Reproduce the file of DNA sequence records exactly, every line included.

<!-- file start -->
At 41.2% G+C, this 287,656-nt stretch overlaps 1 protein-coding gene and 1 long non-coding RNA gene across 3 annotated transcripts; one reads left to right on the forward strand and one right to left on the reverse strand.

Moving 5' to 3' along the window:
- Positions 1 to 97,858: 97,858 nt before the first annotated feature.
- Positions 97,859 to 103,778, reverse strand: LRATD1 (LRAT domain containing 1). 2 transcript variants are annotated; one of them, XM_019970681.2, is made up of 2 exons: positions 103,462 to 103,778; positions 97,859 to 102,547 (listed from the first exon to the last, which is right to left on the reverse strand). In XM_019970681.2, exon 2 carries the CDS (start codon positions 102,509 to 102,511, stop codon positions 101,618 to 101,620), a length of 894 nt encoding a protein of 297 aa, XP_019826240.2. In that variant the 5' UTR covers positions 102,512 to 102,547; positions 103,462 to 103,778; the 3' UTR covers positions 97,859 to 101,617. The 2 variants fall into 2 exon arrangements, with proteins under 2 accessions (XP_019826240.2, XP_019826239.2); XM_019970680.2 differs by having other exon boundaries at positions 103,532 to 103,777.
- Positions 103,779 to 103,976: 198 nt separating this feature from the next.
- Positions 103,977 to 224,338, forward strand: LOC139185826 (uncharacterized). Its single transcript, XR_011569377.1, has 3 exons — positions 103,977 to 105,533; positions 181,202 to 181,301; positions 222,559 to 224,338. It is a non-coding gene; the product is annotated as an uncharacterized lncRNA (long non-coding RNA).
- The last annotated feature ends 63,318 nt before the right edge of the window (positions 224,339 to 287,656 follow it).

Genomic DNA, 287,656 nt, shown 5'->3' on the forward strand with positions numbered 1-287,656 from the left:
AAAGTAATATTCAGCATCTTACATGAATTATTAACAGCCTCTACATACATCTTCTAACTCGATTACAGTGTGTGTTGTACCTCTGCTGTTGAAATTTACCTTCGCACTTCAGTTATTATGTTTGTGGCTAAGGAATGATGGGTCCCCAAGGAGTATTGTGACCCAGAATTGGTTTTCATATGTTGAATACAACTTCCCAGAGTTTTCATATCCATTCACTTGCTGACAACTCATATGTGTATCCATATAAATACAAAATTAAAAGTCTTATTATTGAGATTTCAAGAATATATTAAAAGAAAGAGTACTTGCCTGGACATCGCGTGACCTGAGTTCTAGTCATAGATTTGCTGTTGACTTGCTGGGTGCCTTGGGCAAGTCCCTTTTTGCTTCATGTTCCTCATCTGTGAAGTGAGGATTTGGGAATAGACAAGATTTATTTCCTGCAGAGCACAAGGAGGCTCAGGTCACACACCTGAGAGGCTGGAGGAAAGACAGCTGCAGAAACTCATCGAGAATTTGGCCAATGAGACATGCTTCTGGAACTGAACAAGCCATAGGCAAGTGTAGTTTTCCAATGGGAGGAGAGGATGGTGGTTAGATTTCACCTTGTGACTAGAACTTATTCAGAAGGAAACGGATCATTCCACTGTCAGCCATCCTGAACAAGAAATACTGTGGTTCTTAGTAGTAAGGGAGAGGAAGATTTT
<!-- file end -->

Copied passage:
At 41.2% G+C, this 287,656-nt stretch overlaps 1 protein-coding gene and 1 long non-coding RNA gene across 3 annotated transcripts; one reads left to right on the forward strand and one right to left on the reverse strand.

Moving 5' to 3' along the window:
- Positions 1 to 97,858: 97,858 nt before the first annotated feature.
- Positions 97,859 to 103,778, reverse strand: LRATD1 (LRAT domain containing 1). 2 transcript variants are annotated; one of them, XM_019970681.2, is made up of 2 exons: positions 103,462 to 103,778; positions 97,859 to 102,547 (listed from the first exon to the last, which is right to left on the reverse strand). In XM_019970681.2, exon 2 carries the CDS (start codon positions 102,509 to 102,511, stop codon positions 101,618 to 101,620), a length of 894 nt encoding a protein of 297 aa, XP_019826240.2. In that variant the 5' UTR covers positions 102,512 to 102,547; positions 103,462 to 103,778; the 3' UTR covers positions 97,859 to 101,617. The 2 variants fall into 2 exon arrangements, with proteins under 2 accessions (XP_019826240.2, XP_019826239.2); XM_019970680.2 differs by having other exon boundaries at positions 103,532 to 103,777.
- Positions 103,779 to 103,976: 198 nt separating this feature from the next.
- Positions 103,977 to 224,338, forward strand: LOC139185826 (uncharacterized). Its single transcript, XR_011569377.1, has 3 exons — positions 103,977 to 105,533; positions 181,202 to 181,301; positions 222,559 to 224,338. It is a non-coding gene; the product is annotated as an uncharacterized lncRNA (long non-coding RNA).
- The last annotated feature ends 63,318 nt before the right edge of the window (positions 224,339 to 287,656 follow it).

Genomic DNA, 287,656 nt, shown 5'->3' on the forward strand with positions numbered 1-287,656 from the left:
AAAGTAATATTCAGCATCTTACATGAATTATTAACAGCCTCTACATACATCTTCTAACTCGATTACAGTGTGTGTTGTACCTCTGCTGTTGAAATTTACCTTCGCACTTCAGTTATTATGTTTGTGGCTAAGGAATGATGGGTCCCCAAGGAGTATTGTGACCCAGAATTGGTTTTCATATGTTGAATACAACTTCCCAGAGTTTTCATATCCATTCACTTGCTGACAACTCATATGTGTATCCATATAAATACAAAATTAAAAGTCTTATTATTGAGATTTCAAGAATATATTAAAAGAAAGAGTACTTGCCTGGACATCGCGTGACCTGAGTTCTAGTCATAGATTTGCTGTTGACTTGCTGGGTGCCTTGGGCAAGTCCCTTTTTGCTTCATGTTCCTCATCTGTGAAGTGAGGATTTGGGAATAGACAAGATTTATTTCCTGCAGAGCACAAGGAGGCTCAGGTCACACACCTGAGAGGCTGGAGGAAAGACAGCTGCAGAAACTCATCGAGAATTTGGCCAATGAGACATGCTTCTGGAACTGAACAAGCCATAGGCAAGTGTAGTTTTCCAATGGGAGGAGAGGATGGTGGTTAGATTTCACCTTGTGACTAGAACTTATTCAGAAGGAAACGGATCATTCCACTGTCAGCCATCCTGAACAAGAAATACTGTGGTTCTTAGTAGTAAGGGAGAGGAAGATTTT